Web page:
In the configuration employed here, eutrophication via runoff or atmospheric deposition of nutrients is not considered and ocean deoxygenation is thus entirely caused by effects related to anthropogenic CO2 emissions. Anthropogenic effects of atmospheric nitrogen deposition have been studied elsewhere and have been found to be small compared to the ongoing warming-driven deoxygenation (e.g., see refs. 45,46) as a result of stabilizing feedbacks in the nitrogen cycle47.

Metabolic index

The metabolic index Φ38 is defined as the ratio of O2 supply to the temperature-dependent resting O2 demand of an organism and it combines temperature and pO2 as indicators of metabolically viable marine environments. Here, not Φ itself but only changes of Φ are considered48, employing the scripts provided by ref. 49:

$$\frac{\varDelta \Phi (t,{t}_{0})}{\Phi ({t}_{0})}=\frac{{\mathrm{pO}}_{2}(t)}{{\mathrm{pO}}_{2}({t}_{0})}\,\exp \left(\frac{{E}_{0}}{{k}_{\mathrm{B}}}\left[\frac{1}{T(t)}-\frac{1}{T({t}_{0})}\right]\right)-1$$
(1)

where E0 describes the effect of temperature on the critical pO2, i.e., the threshold oxygen partial pressure required for maintaining the resting metabolic rate (hypoxia vulnerability in ref. 40) to temperature, which is different for different species. Parameter kB is the Boltzmann constant and pO2 is the partial pressure of oxygen.

For E0, the species average of ref. 40 is taken (E0 = 0.4 eV). E0 varies considerably among species40 and may be different for deep-sea species, for which such information is not yet available. As an extreme example, a small negative value of E0 = −0.2 eV, indicating an increase in the critical pO2 with decreasing temperature, was found for a species living at the lower oxycline of the oxygen minimum zone in the eastern tropical Pacific50 (where pO2 tends to increase downwards with decreasing temperature). As changes in Φ are dominated by changes in pO2 rather than temperature, the results are relatively similar even for a very low value of E0 = −0.2 eV (Supplementary Fig. 5).

Data availability

The data presented in the paper are from model simulations described in the Methods and are available at https://hdl.handle.net/20.500.12085/1a2adccc-bb63-4e38-ba57-43852fb2c2fc.

Code availability

All model and analysis code is available at https://hdl.handle.net/20.500.12085/1a2adccc-bb63-4e38-ba57-43852fb2c2fc.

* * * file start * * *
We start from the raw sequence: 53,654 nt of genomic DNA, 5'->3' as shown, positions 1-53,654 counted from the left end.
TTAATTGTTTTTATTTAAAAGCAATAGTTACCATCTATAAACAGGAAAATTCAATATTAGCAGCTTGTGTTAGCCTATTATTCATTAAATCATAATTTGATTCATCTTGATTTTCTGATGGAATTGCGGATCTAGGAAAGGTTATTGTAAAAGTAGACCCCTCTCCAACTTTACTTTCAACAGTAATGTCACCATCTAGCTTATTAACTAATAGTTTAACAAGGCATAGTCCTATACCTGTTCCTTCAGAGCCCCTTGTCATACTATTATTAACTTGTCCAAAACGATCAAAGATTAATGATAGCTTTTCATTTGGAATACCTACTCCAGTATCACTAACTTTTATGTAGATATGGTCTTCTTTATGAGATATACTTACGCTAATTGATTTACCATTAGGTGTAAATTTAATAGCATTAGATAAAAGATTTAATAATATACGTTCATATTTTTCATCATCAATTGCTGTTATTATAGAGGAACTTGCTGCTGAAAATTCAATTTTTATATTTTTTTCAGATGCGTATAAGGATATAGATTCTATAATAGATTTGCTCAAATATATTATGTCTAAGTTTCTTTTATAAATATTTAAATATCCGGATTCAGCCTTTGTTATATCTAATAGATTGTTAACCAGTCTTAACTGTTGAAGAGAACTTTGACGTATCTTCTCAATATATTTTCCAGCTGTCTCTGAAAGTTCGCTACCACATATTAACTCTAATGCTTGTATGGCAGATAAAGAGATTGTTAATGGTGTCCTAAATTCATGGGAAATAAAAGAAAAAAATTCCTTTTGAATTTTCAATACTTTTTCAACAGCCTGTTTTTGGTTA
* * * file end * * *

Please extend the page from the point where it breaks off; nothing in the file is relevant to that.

References

  1. 1.

    Friedlingstein, P. et al. Global carbon budget 2019. Earth Syst. Sci. Data 11, 1783–1838 (2019).

    ADS  Article  Google Scholar 

  2. 2.

    Plattner, G. K. et al. Long-term climate commitments projected with climate–carbon cycle models. J. Clim. 21, 2721–2751 (2008).

    ADS  Article  Google Scholar 

  3. 3.

    Ehlert, D. & Zickfeld, K. What determines the warming commitment after cessation of CO2 emissions? Environ. Res. Lett. 12, 015002 (2017).

    ADS  Article  CAS  Google Scholar 

  4. 4.

    Williams, R. G., Roussenov, V., Frölicher, T. L. & Goodwin, P. Drivers of continued surface warming after cessation of carbon emissions. Geophys. Res. Lett. 44, 10,633–10,642 (2017).

    Article  Google Scholar 

  5. 5.

    MacDougall, A. H. et al. Is there warming in the pipeline? A multi-model analysis of the zero emission commitment from CO2. Biogeosciences 17, 2987–3016 (2020).

    ADS  Article  Google Scholar 

  6. 6.

    Allen, M. R. et al. Warming caused by cumulative carbon emissions towards the trillionth tonne. Nature 458, 1163–1166 (2009).

    ADS  CAS  PubMed  Article  PubMed Central  Google Scholar 

  7. 7.

    MacDougall, A. H. The transient response to cumulative CO2 emissions: a review. Curr. Clim. Change Rep. 2, 39–47 (2016).

    Article  Google Scholar 

  8. 8.

    Matthews, H. D. & Zickfeld, K. Climate response to zeroed emissions of greenhouse gases and aerosols. Nat. Clim. Change 2, 338–341 (2012).

    ADS  CAS  Article  Google Scholar 

  9. 9.

    Mengis, N. & Matthews, H. D. Non-CO2 forcing changes will likely decrease the remaining carbon budget for 1.5 °C. npj Clim. Atmos. Sci. 3, 19 (2020).

    Article  Google Scholar 

  10. 10.